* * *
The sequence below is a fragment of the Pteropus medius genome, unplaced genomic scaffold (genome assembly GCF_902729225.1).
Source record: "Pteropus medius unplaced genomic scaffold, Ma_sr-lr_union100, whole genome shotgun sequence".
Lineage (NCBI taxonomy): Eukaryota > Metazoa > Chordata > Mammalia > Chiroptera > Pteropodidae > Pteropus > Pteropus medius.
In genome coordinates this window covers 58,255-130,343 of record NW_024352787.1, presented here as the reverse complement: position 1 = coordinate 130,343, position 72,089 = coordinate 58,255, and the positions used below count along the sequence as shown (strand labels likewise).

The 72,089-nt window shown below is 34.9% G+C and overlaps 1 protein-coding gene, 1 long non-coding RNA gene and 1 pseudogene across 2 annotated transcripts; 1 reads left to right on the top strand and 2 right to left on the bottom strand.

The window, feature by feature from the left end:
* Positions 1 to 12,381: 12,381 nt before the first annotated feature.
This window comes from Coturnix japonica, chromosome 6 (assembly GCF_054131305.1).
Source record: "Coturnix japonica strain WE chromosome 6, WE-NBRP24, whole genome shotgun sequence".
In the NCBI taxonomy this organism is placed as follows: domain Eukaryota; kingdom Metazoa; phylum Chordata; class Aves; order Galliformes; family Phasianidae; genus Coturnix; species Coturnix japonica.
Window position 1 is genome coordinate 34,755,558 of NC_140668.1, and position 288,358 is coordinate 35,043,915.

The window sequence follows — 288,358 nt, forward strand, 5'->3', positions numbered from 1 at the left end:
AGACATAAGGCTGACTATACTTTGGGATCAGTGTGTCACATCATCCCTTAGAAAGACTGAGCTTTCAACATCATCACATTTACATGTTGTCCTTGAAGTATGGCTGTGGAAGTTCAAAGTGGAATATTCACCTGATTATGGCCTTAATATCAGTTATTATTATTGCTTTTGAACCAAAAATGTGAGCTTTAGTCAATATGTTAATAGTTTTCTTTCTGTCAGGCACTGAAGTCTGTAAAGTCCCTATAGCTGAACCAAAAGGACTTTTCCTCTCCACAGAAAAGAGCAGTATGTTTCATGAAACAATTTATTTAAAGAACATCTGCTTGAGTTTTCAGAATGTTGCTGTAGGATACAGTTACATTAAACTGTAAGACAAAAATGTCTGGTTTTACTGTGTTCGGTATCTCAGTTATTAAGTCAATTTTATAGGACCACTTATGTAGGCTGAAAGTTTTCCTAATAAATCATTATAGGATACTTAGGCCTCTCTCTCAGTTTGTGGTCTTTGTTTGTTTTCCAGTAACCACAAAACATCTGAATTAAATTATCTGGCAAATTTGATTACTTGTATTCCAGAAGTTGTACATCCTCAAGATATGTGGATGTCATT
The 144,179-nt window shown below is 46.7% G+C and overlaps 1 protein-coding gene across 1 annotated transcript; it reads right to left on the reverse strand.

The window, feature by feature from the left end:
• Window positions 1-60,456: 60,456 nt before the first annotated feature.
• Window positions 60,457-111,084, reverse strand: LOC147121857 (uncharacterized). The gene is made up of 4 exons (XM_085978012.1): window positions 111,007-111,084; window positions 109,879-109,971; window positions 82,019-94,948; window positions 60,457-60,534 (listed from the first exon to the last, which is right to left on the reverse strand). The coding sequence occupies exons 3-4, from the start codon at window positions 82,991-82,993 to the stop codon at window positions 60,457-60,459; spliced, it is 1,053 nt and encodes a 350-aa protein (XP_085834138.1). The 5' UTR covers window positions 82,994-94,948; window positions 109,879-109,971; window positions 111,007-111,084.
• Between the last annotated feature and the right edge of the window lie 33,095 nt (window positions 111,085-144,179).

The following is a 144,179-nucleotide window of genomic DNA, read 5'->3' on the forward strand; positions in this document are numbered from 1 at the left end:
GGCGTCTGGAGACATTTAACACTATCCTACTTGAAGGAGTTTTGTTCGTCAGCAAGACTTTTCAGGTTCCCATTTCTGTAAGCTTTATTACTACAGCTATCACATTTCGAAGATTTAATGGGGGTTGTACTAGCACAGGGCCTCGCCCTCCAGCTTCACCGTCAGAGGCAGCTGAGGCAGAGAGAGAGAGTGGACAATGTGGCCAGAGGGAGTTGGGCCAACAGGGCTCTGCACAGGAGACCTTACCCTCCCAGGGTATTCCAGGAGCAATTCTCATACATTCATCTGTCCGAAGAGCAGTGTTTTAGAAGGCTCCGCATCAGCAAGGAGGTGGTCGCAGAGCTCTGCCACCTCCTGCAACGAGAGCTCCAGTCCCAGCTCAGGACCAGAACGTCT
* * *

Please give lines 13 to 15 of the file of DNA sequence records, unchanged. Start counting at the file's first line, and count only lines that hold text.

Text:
AGACATAAGGCTGACTATACTTTGGGATCAGTGTGTCACATCATCCCTTAGAAAGACTGAGCTTTCAACATCATCACATTTACATGTTGTCCTTGAAGTATGGCTGTGGAAGTTCAAAGTGGAATATTCACCTGATTATGGCCTTAATATCAGTTATTATTATTGCTTTTGAACCAAAAATGTGAGCTTTAGTCAATATGTTAATAGTTTTCTTTCTGTCAGGCACTGAAGTCTGTAAAGTCCCTATAGCTGAACCAAAAGGACTTTTCCTCTCCACAGAAAAGAGCAGTATGTTTCATGAAACAATTTATTTAAAGAACATCTGCTTGAGTTTTCAGAATGTTGCTGTAGGATACAGTTACATTAAACTGTAAGACAAAAATGTCTGGTTTTACTGTGTTCGGTATCTCAGTTATTAAGTCAATTTTATAGGACCACTTATGTAGGCTGAAAGTTTTCCTAATAAATCATTATAGGATACTTAGGCCTCTCTCTCAGTTTGTGGTCTTTGTTTGTTTTCCAGTAACCACAAAACATCTGAATTAAATTATCTGGCAAATTTGATTACTTGTATTCCAGAAGTTGTACATCCTCAAGATATGTGGATGTCATT
The 144,179-nt window shown below is 46.7% G+C and overlaps 1 protein-coding gene across 1 annotated transcript; it reads right to left on the reverse strand.

The window, feature by feature from the left end: